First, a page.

BBC Music Magazine

STOCKHAUSE­N Life&times

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1928

LIFE: Karlheinz Stockhause­n is born in Burg Mödrath, near Cologne. His father is a schoolteac­her and his mother, a fine singer, comes from a wealthy farming family.

TIMES: With the German federal election resulting in a coalition government, the Social Democratic Party’s Hermann Müller is appointed Chancellor. The Nazi Party secures only 12 seats.

1953

LIFE: Having recently attended the Darmstadt summer school for new music, he goes to Paris to study with Messiaen. There, he meets fellow modernist Pierre Boulez, among others.

TIMES: Beginning with a strike in East Berlin, a major uprising involving over a million people spreads across East Germany. It is brutally suppressed by occupying Soviet forces.

1993

LIFE: He completes his Helicopter Quartet, in which four members of a string quartet perform from four airborne helicopter­s. It later forms part of the opera Mittwoch aus LICHT. TIMES: Ben and Jonathan Finn launch their Sibelius music notation software, which allows composers to write music directly onto a computer screen rather than by hand.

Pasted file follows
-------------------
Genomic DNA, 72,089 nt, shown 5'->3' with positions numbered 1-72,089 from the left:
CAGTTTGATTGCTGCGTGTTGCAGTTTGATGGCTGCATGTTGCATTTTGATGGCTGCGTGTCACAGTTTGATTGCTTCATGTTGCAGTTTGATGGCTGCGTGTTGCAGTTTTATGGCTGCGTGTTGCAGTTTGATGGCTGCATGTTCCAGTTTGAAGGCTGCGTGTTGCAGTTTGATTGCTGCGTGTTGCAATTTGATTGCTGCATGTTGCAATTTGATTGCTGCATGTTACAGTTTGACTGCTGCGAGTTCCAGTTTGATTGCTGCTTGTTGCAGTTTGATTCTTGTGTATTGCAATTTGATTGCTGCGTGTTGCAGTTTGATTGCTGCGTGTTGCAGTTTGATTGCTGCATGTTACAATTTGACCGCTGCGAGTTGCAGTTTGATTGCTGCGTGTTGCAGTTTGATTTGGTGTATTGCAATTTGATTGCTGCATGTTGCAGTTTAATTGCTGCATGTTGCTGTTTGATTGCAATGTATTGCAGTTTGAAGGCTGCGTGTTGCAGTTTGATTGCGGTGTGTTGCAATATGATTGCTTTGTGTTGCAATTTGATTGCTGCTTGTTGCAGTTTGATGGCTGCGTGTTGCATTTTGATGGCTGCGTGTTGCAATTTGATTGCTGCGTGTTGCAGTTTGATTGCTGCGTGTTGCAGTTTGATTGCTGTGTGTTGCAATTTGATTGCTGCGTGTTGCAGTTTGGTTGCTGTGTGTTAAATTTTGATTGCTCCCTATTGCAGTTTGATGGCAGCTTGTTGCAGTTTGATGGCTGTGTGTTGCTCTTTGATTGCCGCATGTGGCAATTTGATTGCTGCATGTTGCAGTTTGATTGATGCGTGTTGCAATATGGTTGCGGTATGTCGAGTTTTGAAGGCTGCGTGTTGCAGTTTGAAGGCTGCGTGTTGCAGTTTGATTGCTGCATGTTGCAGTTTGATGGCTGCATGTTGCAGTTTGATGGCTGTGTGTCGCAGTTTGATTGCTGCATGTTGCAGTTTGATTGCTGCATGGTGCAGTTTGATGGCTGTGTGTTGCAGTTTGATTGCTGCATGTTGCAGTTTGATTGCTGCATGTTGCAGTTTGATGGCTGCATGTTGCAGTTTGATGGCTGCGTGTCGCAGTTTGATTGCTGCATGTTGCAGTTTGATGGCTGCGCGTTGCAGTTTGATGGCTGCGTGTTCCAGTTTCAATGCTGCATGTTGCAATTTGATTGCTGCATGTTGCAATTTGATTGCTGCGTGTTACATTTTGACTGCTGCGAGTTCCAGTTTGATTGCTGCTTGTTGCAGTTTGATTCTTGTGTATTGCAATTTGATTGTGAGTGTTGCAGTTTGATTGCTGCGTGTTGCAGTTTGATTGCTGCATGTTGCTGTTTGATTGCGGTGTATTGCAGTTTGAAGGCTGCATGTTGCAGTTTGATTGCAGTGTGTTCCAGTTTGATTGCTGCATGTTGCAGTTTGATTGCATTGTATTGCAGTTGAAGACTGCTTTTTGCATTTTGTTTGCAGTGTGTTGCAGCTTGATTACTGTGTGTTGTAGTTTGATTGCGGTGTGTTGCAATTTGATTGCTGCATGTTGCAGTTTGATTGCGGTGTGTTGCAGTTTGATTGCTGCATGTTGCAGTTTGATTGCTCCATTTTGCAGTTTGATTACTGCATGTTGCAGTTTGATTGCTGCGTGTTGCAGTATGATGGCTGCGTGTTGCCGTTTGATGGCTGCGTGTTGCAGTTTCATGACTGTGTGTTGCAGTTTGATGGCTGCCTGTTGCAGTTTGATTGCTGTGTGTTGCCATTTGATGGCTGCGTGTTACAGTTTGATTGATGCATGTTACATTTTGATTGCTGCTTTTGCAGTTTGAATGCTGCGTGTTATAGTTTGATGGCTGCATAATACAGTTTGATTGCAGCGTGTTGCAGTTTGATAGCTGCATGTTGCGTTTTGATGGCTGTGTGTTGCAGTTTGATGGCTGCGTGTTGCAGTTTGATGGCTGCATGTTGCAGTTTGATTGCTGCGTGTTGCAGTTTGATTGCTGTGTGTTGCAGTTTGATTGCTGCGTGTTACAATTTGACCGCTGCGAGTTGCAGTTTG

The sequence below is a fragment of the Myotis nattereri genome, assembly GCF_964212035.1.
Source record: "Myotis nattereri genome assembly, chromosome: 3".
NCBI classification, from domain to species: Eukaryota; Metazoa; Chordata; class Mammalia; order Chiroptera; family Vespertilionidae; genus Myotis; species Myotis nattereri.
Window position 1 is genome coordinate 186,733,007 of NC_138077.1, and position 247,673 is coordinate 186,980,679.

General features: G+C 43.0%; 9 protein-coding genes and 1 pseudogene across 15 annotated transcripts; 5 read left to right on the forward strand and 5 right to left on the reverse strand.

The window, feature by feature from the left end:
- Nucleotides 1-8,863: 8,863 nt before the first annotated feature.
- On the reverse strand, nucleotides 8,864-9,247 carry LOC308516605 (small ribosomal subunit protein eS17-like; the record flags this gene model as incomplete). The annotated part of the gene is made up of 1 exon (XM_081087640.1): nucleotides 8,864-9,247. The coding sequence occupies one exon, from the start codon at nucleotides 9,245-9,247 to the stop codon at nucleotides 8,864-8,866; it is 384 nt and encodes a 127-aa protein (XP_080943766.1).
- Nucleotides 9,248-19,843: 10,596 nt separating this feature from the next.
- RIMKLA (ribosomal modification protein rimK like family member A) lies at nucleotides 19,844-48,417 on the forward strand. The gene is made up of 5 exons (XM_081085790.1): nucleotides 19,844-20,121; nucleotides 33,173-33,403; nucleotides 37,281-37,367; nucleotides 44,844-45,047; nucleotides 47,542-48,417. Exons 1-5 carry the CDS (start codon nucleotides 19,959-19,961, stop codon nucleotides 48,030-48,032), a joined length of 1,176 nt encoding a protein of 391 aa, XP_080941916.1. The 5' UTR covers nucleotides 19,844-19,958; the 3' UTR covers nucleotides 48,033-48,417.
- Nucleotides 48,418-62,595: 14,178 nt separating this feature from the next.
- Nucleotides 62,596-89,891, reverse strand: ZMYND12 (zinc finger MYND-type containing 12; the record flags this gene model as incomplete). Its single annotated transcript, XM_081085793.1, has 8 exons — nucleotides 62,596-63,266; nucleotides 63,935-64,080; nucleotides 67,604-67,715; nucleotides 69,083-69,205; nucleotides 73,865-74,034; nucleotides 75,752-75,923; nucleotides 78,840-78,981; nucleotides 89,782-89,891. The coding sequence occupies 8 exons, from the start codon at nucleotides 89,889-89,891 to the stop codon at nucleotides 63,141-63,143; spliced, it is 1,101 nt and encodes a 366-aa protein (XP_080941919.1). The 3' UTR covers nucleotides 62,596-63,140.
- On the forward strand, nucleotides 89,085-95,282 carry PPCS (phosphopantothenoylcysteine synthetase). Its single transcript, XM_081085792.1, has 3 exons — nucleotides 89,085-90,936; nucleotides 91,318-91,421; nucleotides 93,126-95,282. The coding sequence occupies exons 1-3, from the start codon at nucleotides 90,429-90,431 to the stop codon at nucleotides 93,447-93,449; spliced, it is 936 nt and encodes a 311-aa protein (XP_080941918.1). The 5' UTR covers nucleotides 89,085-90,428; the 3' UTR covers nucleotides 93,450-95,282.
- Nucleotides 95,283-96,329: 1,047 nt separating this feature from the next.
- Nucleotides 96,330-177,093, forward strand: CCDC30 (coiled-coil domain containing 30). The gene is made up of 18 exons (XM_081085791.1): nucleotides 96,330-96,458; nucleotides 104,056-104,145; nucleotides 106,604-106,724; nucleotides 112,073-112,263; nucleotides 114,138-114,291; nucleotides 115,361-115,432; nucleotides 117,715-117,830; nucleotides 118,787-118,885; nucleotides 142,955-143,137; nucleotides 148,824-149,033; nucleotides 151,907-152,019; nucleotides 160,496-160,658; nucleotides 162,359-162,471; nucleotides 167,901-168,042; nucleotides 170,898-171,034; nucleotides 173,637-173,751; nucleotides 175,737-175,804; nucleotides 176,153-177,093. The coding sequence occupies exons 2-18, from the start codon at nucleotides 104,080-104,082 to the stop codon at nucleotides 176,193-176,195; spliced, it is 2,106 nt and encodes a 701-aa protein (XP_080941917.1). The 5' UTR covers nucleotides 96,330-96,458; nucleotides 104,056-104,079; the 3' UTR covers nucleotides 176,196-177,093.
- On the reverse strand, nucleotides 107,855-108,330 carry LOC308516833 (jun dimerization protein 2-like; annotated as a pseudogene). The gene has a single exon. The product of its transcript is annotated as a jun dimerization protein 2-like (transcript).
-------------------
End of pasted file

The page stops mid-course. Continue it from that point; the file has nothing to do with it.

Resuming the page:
1941

LIFE: Stockhause­n’s mother Gertrud dies in an asylum, almost certainly killed as part of a Nazi euthanasia programme. Stockhause­n later imagines the scene in his opera Donnerstag aus LICHT. TIMES: The US responds to the Japanese air attack on its naval base at Pearl Harbor by declaring war on the country. Germany, in turn, declares war on the US.

1966

LIFE: Stockhause­n accepts an invitation by Japanese Radio (NHK) to spend a few months in Tokyo. He immerses himself in Japanese culture, and the experience has a big impact on his outlook and music. TIMES: At the Fifa World Cup final at Wembley, Germany loses 4-2 to England. Striker Geoff Hurst scores three goals, but there is debate over whether one of them crossed the line.

2007

LIFE: He dies of a heart attack on 5 December at home in Kuertenket­tenberg, Germany, having completed his final commission the night before.

TIMES: Count Gottfried von Bismarck, the notoriousl­y dissolute great-greatgrand­son of former Chancellor Otto von Bismarck, dies of a cocaine overdose at his flat in London.

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